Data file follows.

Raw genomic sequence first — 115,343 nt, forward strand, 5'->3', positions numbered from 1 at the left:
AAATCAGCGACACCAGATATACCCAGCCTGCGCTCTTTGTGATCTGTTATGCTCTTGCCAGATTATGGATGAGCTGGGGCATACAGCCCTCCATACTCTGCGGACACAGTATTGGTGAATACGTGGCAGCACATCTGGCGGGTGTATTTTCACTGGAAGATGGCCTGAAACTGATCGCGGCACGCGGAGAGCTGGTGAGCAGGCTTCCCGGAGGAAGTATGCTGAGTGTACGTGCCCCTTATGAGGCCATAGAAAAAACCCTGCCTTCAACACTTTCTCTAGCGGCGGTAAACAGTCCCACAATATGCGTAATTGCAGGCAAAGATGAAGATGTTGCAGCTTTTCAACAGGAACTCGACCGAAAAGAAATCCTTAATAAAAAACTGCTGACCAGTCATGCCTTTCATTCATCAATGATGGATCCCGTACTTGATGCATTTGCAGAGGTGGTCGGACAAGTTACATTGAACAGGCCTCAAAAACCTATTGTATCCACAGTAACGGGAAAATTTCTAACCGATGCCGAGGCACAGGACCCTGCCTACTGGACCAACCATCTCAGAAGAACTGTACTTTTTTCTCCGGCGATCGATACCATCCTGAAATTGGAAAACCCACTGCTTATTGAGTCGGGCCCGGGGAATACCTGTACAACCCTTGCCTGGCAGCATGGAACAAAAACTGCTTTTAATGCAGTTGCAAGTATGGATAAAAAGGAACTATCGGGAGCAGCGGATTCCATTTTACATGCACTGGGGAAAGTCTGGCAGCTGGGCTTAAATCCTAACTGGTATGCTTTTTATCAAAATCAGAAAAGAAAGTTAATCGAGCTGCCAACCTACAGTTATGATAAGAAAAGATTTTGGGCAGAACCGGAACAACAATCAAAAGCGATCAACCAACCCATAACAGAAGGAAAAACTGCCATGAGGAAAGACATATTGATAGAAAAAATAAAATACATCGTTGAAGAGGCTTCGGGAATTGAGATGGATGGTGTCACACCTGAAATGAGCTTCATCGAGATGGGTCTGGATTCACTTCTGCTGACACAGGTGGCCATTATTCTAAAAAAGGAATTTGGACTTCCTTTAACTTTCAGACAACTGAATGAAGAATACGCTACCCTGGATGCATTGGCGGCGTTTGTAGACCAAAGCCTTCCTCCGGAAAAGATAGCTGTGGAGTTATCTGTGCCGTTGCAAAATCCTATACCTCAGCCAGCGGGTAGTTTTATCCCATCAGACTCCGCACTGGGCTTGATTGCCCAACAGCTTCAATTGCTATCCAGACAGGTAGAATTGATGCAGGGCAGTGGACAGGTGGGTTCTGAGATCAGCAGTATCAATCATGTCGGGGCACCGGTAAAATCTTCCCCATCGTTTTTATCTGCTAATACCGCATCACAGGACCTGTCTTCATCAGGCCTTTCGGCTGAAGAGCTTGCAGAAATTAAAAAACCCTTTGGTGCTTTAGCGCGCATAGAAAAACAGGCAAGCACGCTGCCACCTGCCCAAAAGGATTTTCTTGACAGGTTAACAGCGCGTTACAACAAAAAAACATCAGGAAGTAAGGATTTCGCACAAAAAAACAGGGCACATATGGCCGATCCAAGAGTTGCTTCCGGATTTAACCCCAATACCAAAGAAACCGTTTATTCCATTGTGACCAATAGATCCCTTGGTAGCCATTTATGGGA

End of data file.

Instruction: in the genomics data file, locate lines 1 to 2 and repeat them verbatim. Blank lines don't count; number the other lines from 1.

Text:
Raw genomic sequence first — 115,343 nt, forward strand, 5'->3', positions numbered from 1 at the left:
AAATCAGCGACACCAGATATACCCAGCCTGCGCTCTTTGTGATCTGTTATGCTCTTGCCAGATTATGGATGAGCTGGGGCATACAGCCCTCCATACTCTGCGGACACAGTATTGGTGAATACGTGGCAGCACATCTGGCGGGTGTATTTTCACTGGAAGATGGCCTGAAACTGATCGCGGCACGCGGAGAGCTGGTGAGCAGGCTTCCCGGAGGAAGTATGCTGAGTGTACGTGCCCCTTATGAGGCCATAGAAAAAACCCTGCCTTCAACACTTTCTCTAGCGGCGGTAAACAGTCCCACAATATGCGTAATTGCAGGCAAAGATGAAGATGTTGCAGCTTTTCAACAGGAACTCGACCGAAAAGAAATCCTTAATAAAAAACTGCTGACCAGTCATGCCTTTCATTCATCAATGATGGATCCCGTACTTGATGCATTTGCAGAGGTGGTCGGACAAGTTACATTGAACAGGCCTCAAAAACCTATTGTATCCACAGTAACGGGAAAATTTCTAACCGATGCCGAGGCACAGGACCCTGCCTACTGGACCAACCATCTCAGAAGAACTGTACTTTTTTCTCCGGCGATCGATACCATCCTGAAATTGGAAAACCCACTGCTTATTGAGTCGGGCCCGGGGAATACCTGTACAACCCTTGCCTGGCAGCATGGAACAAAAACTGCTTTTAATGCAGTTGCAAGTATGGATAAAAAGGAACTATCGGGAGCAGCGGATTCCATTTTACATGCACTGGGGAAAGTCTGGCAGCTGGGCTTAAATCCTAACTGGTATGCTTTTTATCAAAATCAGAAAAGAAAGTTAATCGAGCTGCCAACCTACAGTTATGATAAGAAAAGATTTTGGGCAGAACCGGAACAACAATCAAAAGCGATCAACCAACCCATAACAGAAGGAAAAACTGCCATGAGGAAAGACATATTGATAGAAAAAATAAAATACATCGTTGAAGAGGCTTCGGGAATTGAGATGGATGGTGTCACACCTGAAATGAGCTTCATCGAGATGGGTCTGGATTCACTTCTGCTGACACAGGTGGCCATTATTCTAAAAAAGGAATTTGGACTTCCTTTAACTTTCAGACAACTGAATGAAGAATACGCTACCCTGGATGCATTGGCGGCGTTTGTAGACCAAAGCCTTCCTCCGGAAAAGATAGCTGTGGAGTTATCTGTGCCGTTGCAAAATCCTATACCTCAGCCAGCGGGTAGTTTTATCCCATCAGACTCCGCACTGGGCTTGATTGCCCAACAGCTTCAATTGCTATCCAGACAGGTAGAATTGATGCAGGGCAGTGGACAGGTGGGTTCTGAGATCAGCAGTATCAATCATGTCGGGGCACCGGTAAAATCTTCCCCATCGTTTTTATCTGCTAATACCGCATCACAGGACCTGTCTTCATCAGGCCTTTCGGCTGAAGAGCTTGCAGAAATTAAAAAACCCTTTGGTGCTTTAGCGCGCATAGAAAAACAGGCAAGCACGCTGCCACCTGCCCAAAAGGATTTTCTTGACAGGTTAACAGCGCGTTACAACAAAAAAACATCAGGAAGTAAGGATTTCGCACAAAAAAACAGGGCACATATGGCCGATCCAAGAGTTGCTTCCGGATTTAACCCCAATACCAAAGAAACCGTTTATTCCATTGTGACCAATAGATCCCTTGGTAGCCATTTATGGGA